Meal Prep 101: Everything You Need to Know About Preparing Food In Advance

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vegetables on cutting board

If you’ve pushed off meal planning and prepping in the past, we’re here to change your mind! Meal prepping is the perfect method for reducing trips to the grocery store and avoiding food waste. Doing so will save you time and money in the long run, as well as reduce stress and unhealthy food choices by having healthy meals at the ready. 

We are going to break down meal planning and prepping into simple and actionable strategies you can try to help you find the method and rhythm that works best for you and your family.

Before You Get Started

Here are a few quick tips to help you from feeling overwhelmed about the idea of meal planning and prepping:

  • Choose recipes that you know you and your family will love: avoid prepping food that will be rejected and start with recipes that will be enjoyed and won’t go to waste.
  • Start small: get comfortable with 2-4 recipes, start rotating those, and slowly start introducing new meals into your rotation.
  • Think simple: stick to the basics and try prepping a few days or a week’s worth of protein, grains and veggies. Before you know it, you will be comfortable creating more detailed meals. Or, keep it simple. After all, simple is best.
  • Fuss-free: for example, a spread of appetizers, breakfasts for dinners, and leftovers can each be put together to make nutritious and satisfying meals.
  • Not entirely made from scratch: you can start with foods that are ready to eat and add healthy ingredients to make them more nutritious and filling. For instance, grab low-sodium canned soup, add frozen veggies, some herbs and spices, extra protein like shredded rotisserie chicken, and a teaspoon of olive oil.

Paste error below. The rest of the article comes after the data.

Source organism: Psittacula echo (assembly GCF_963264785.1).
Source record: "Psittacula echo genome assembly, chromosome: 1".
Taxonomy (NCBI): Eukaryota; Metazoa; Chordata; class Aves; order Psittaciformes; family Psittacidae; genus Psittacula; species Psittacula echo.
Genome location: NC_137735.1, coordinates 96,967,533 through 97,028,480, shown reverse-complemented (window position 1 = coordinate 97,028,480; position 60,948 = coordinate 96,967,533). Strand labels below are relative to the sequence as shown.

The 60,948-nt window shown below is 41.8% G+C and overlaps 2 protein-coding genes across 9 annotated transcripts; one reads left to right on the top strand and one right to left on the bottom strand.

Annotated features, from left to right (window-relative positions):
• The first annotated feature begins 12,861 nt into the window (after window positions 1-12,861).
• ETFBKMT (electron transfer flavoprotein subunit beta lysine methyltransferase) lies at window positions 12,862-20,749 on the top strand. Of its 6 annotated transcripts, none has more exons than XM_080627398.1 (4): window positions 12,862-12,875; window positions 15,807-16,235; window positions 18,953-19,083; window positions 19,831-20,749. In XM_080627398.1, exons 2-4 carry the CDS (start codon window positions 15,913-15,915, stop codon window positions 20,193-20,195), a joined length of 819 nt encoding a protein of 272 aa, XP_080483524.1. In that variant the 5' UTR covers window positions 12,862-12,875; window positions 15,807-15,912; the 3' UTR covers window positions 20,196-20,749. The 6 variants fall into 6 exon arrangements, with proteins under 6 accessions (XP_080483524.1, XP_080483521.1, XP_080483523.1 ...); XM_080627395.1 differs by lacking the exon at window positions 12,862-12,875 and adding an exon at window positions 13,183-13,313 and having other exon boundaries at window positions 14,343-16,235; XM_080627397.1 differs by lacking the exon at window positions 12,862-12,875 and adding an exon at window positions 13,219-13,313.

• Prep the rainbow: include as many colors in your recipes to make sure you have a variety of nutrients.
  • Aim for balance: when creating your meals, keep in mind the “magic plate,” a dish made up of vegetables, quality proteins, healthy fats, and smart carbohydrates.
  • Have a few emergency meals on hand: best for those unexpected evenings, it’s a good idea to have emergency meals in your freezer, fridge or pantry. Examples include cauliflower pizza or bean burritos from your freezer, avocado toast or hummus and veggies from your fridge, or protein-packed pastas (such as the ones made from lentils or chickpeas) topped with pasta sauce from your pantry. Once you have meal planning down, include a meal you can freeze ahead, so that you can accumulate several to have on hand for emergency dinners.
  • Keep a spreadsheet of your recipes and meal plans: this will help you stay organized and ensure you always have ideas at the ready and will keep you from having to reinvent the meal wheel. You can save links to recipes you have tried and liked, as well as ones you want to prepare in the future.
  • Do the best that you can: the intent of this practice is to help simplify and improve your life. Just do your best and, as much as possible, have fun in the kitchen!

Taking Inventory

Take the time to take inventory of what you have in your fridge, freezer and pantry. Create a checklist or print a free one from the many options online. Taking inventory might take a couple of hours, so make sure you eat before doing this or you might end up raiding the fridge and pantry. Think about what you can use from your inventory and start writing down where you need to fill in the gaps.

Not only will taking inventory help you discover what you already have in stock and what you need to purchase but it will also provide you with the opportunity to clean, organize which will save you time and money in the long run. This practice can also play a role in reducing stress via the act of cleaning and creating decongested spaces.

Meal Planning and Prepping